Photo courtesy of Mary Kelm CC-BY-NC-SA 2.0

Orange Gooey Fungus on Trees

branch of pine-tree image by Maria Brzostowska from Fotolia.com

When you’re the owner and caretaker of a tree, it’s upsetting when you discover something wrong with it. In some cases, and on some trees, certain fungi can grow on the tree. Two species of pine trees are especially subject to an orange fungus that grows on swollen trunks and branches, but it can attack some types of oaks and other trees as well.

Types of Fungi

The University of California at Davis website describes several types of nuisance fungi. From mushrooms that grow in lawns to slime molds such as the “dog vomit” fungus that form gooey masses, not all types of fungi are desirable when they grow on your plants. Although they often help the decomposition of organic materials in soil, some fungi are poisonous to humans and pets. Fusiform gall rust results when the fungus known as Cronartium fusiforme finds a suitable habitat on host trees. It is the most common fungus that causes an orange, gooey mass on trees.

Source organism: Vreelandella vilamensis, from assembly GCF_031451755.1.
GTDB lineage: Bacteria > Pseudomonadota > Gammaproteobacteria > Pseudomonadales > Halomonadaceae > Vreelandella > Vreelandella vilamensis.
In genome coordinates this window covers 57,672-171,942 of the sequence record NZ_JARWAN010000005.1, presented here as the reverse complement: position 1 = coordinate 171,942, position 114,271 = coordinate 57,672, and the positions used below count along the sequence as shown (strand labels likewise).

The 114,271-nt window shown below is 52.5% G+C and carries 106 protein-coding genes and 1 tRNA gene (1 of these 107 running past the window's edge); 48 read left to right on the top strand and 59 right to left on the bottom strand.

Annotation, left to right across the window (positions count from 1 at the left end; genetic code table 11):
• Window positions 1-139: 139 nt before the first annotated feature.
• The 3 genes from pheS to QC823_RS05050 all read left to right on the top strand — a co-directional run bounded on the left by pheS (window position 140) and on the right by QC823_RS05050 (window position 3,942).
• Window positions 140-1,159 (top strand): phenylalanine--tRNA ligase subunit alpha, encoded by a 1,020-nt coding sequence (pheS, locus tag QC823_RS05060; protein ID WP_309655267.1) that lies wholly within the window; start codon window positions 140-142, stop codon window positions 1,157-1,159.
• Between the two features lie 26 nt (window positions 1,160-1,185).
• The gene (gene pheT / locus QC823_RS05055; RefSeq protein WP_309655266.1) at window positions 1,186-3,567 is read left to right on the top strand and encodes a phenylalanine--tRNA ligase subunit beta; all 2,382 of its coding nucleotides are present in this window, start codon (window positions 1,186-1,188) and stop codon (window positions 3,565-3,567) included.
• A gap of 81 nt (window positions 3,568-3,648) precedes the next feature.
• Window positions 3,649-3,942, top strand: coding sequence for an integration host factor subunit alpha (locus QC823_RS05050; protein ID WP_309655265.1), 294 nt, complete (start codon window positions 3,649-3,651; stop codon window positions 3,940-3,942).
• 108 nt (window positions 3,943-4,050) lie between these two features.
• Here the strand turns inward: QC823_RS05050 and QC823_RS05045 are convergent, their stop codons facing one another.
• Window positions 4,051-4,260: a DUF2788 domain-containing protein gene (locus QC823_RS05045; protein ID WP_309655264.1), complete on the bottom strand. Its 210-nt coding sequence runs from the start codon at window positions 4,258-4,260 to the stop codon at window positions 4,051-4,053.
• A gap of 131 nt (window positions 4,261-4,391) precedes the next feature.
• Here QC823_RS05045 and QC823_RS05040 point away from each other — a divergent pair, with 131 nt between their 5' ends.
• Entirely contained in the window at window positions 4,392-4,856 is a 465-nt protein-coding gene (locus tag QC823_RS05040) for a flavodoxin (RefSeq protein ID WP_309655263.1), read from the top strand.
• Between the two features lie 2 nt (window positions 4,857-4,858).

Trees Affected

Two types of pine trees are the most common trees to become victims of the fusiform gall rust–the slash pine and the loblolly pine. The slash pine, or Pinus elliottii, is native to the southern United States, according to North Carolina State University. This university also reports that the loblolly pine, or Pinus taeda, occurs in the wild in the southern United States, but its range extends farther north than the slash pine and it does not occur as far as southern Florida, as opposed to the slash pine, which does grow in more tropical environments. The longleaf and shortleaf pines do not develop this fungus, according to the University of Mississippi, but the black oak is susceptible, according to The U.S. Department of Agriculture (USDA) website. Other trees that can contract this rust disease include willows, laurel oaks, bluejack oaks and turkey oaks.